The local voter numbers for Tuesday’s elections were encouraging. Across Terrebonne and Lafourche, we flirted with hitting 50 percent of registered voters turning out to participate in the elections.

In some districts and races, the numbers were closer to 60 percent.

Those figures are much higher than some elections in the past, lending some credence to the belief that voter education and participation efforts are working. They certainly appear to be.

With that said, though, enthusiasm over the “high” participation must be tempered with a realistic look at the whole picture.

First, it’s almost incredible to think that nearly 50 percent turnout in a set of elections is a good thing. People in other nations around the world would fight and die for the chance to go to the polls to help determine their own government. Here, where we are born with that right, so many of us fail or refuse to use it.

Second, turnout percentages compare the number of people who voted with the number of people who are registered to vote. They don’t tell us how many people aren’t registered to vote in the first place.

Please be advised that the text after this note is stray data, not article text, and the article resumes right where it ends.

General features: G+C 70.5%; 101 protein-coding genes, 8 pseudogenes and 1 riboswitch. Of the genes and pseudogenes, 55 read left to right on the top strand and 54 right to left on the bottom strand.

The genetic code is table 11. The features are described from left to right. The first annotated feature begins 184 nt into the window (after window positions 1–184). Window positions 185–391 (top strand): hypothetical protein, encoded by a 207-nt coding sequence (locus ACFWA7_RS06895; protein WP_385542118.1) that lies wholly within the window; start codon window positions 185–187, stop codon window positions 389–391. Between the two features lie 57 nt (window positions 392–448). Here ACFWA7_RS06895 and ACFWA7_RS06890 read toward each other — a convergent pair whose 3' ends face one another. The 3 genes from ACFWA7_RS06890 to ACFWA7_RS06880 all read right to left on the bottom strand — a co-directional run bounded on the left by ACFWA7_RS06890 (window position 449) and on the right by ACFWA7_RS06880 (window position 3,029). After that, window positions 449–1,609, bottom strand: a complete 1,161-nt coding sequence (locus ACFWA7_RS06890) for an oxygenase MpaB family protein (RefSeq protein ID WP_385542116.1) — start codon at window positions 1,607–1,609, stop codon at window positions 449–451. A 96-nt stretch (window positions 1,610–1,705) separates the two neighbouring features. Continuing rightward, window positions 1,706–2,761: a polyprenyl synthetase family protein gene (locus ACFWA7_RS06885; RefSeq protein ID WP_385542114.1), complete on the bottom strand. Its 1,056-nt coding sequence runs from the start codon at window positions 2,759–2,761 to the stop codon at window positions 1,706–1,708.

According to numbers from the U.S. Census Bureau, as of 2016, only about 70 percent of people who are eligible to vote are actually registered. That number holds true for Louisiana as well.

Now the 50 percent looks more like 34 percent, or roughly one-third, of the people who can take part in our elections chose to do so. And only a majority of those is required for a candidate or issue to win.

Imagine a room with 100 local people who are eligible to vote. About 70 would be registered, and around 34 of those would have participated in Tuesday’s election. So, of those 100 people, around 18 would have been enough to make up a winning majority in the average race.

Clearly, more work remains to be done so that our election issues and winning candidates are chosen by representative majorities, not just half of the small percentage of people who can and do vote.

Our brave and selfless military members have fought around the globe to protect our rights as Americans. Our forefathers fought wars to win and maintain our independence. The least we can do is participate in the government they left us.


Editorials represent the opinion of the newspaper, not of any individual.